As a follow up to the post I wrote last week about the lack of unambiguous political signifiers, this Washington Post article by Ezra Klein draws attention to two recent pieces, one by Jesse A. Myerson and one by Dylan Matthews. The Myerson piece has been kicking around the internet for a little over a week now, generating a lot of chatter for its progressive economic proposals, including work for all and a universal basic income. The Matthews piece represents a conservative response to Myerson’s five economic proposals.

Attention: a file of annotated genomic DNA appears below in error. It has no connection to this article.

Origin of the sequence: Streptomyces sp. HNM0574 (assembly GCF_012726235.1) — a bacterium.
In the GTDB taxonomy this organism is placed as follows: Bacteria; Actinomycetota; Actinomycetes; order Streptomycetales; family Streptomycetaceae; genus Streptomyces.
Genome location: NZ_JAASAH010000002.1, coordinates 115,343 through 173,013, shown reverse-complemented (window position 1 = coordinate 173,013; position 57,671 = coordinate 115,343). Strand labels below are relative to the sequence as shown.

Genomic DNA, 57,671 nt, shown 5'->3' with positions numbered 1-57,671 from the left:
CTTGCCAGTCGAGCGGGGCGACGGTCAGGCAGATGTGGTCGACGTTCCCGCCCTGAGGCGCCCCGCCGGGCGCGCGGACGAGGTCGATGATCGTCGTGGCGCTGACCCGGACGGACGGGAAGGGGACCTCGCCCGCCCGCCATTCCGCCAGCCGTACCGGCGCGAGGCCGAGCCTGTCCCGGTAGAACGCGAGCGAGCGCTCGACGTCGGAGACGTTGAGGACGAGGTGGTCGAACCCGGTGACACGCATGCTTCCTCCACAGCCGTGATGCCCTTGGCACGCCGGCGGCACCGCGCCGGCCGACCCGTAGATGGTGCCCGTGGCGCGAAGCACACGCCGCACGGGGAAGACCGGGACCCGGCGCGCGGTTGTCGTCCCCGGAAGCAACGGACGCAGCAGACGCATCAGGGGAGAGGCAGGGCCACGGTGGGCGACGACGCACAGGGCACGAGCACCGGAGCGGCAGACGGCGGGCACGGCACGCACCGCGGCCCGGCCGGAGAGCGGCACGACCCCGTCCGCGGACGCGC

The kicker, though, as Klein points out, is that Matthews largely suggests the same things, just switching out the language codes to ones associated with conservatism For example, the “jaw-droppingly simple idea of a universal basic income, in which the government would just add a sum sufficient for subsistence to everyone’s bank account every month” in the Myerson piece, becomes “basic income would shrink our bloated government, give people more choices, and break the culture of dependency in our poorest areas” in the Matthews piece. Klein goes on to cite point out that conservatives howled about Myerson’s piece, while those on the left had some choice words for Matthews after his piece came out, despite the ideas in the pieces largely being the same. In other words, the “signification,” so to speak, mattered more than the ideas. How an idea is presented drives how we understand it. Continue reading